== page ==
Anniversary Waltz 1999 – Pre Millennial Tension

Waltzing into a new Millennium.

(c) Brittania Row

As fireworks crackled over the midnight skies and the twentieth century was bid adieu, we peered hopefully, if somewhat tentatively into a technologically dominated future, on one hand embraced, yet quietly dreaded. At least amongst those who weren’t gleefully predicting, if not the end of days itself, then at least imminent technological catastrophe. Y2K, aka the millennium bug was (loosely speaking), a coding issue pertaining to the storage of calendar year data, meaning that the rollover to the year 2000 carried with it the potential for all manner of unsavoury consequences.

It was widely believed at the time that without adequate mitigation, Y2K could precipitate widespread system malfunctions, and in the most doom-laden scenario (of which there was no shortage at the time), the complete failure of the digital networks which were increasingly dominating our lives, to carry on functioning.

Amid the multitudinal epochal celebrations was the opening of the UK’s Millennium Experience, a taxpayer funded journey into the heart of the New Labour project’s PR-fixated interior. Riven with governmental interference, bitter creative differences, and several high-profile resignations, its lack of tangible substance laid bare an intellectual and judgemental void within the Blair government – matters which would come tragically to roost three years later.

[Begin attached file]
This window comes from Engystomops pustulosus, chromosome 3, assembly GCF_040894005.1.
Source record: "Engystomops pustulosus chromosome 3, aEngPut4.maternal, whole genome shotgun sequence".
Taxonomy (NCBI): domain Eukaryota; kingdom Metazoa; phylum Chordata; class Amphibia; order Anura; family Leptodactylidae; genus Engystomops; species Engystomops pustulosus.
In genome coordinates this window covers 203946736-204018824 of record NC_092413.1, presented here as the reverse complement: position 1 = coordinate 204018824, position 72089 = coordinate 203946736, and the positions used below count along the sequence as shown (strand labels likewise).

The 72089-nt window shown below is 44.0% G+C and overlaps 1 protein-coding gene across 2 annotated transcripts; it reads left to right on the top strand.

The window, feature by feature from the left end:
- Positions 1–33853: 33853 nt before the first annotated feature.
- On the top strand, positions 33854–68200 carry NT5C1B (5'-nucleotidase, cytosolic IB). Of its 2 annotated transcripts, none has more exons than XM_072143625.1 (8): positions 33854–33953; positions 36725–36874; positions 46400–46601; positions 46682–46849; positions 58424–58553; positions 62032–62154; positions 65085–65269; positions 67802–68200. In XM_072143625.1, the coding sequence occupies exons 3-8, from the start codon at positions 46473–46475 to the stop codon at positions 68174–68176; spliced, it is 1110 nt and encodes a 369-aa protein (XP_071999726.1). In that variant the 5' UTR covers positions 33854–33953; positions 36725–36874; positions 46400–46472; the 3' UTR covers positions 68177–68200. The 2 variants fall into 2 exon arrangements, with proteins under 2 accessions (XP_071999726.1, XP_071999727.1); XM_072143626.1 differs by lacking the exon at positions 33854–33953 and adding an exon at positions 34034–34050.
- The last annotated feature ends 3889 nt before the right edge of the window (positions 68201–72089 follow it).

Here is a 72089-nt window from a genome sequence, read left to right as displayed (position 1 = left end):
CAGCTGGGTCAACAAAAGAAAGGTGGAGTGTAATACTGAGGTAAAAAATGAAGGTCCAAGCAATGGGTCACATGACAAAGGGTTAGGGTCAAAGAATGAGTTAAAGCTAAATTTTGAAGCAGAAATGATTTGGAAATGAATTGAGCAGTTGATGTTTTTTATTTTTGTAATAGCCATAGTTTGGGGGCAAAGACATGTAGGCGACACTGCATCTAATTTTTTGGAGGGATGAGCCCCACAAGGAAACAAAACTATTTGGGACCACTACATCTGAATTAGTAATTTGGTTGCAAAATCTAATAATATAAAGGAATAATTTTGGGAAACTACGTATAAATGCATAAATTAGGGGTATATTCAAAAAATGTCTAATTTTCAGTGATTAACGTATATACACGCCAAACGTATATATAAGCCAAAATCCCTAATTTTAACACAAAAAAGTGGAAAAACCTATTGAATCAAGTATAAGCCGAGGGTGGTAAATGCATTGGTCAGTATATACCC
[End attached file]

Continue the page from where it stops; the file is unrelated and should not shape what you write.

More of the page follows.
Ford’s acquisition of Volvo the same year, while not necessarily an act of hubris, had nonetheless more than a touch of corporate vanity to it, as indeed did the entire PAG project, especially given Dearborn’s failure to truly understand the markets it has purchased its way into. It too would end in ignominy.

Unnatural habitat. (c) BMW BLOG

One measure of just how much has changed in twenty years is to consider the BMW of 1999, for here was a carmaker who truly understood its market. A product of Designworks, the Veirzylinder’s US-based design and conceptual offshoot and billed as a sports activity vehicle, the pre-millennial X5 arrived with a more road-focused remit to that of the traditional SUV off-road vehicle. The X5, which was based on roadcar hardware (with a light sprinkling of 4×4 expertise from Solihull), espoused the BMW brand message to a new market sector in the most unmistakable manner. Commercially speaking, it hasn’t faltered since.

Daily Telegraph
(c) Daily Telegraph

While BMW were pandering to their customer’s baser instincts, Honda was proposing something more, shall we say, insightful? A compact aero-shaped two-seater coupé was certainly not everyone’s idea of a hybrid-drivetrain pioneer, but Honda was never one to blandly follow the market.

Powered by an advanced aluminium and magnesium 67-hp, one litre lean-burn three-cylinder VTEC-E engine, it was augmented by a 13-hp electric motor which also replenished battery energy during deceleration. This compact, lightweight and technically advanced powertrain was front-mounted in an all-aluminium bodyshell, sculpted to smooth its passage through the air. Resembling Suzuka’s own CRX and perhaps a melding of 1960s DB Panhard and Volkswagen XL1, the Insight was pretty, if rather uncompromising to behold.

Never built in huge numbers and clearly a toe-in-water exercise, nor as economical in real-life use as Honda and America’s EPA would have us believe, the Insight demonstrated the gulf which existed between (some) Japanese carmakers and their American and European equivalents when it came to alternative propulsion. A gulf which remains very much a work in progress to bridge.

(c) wheelsage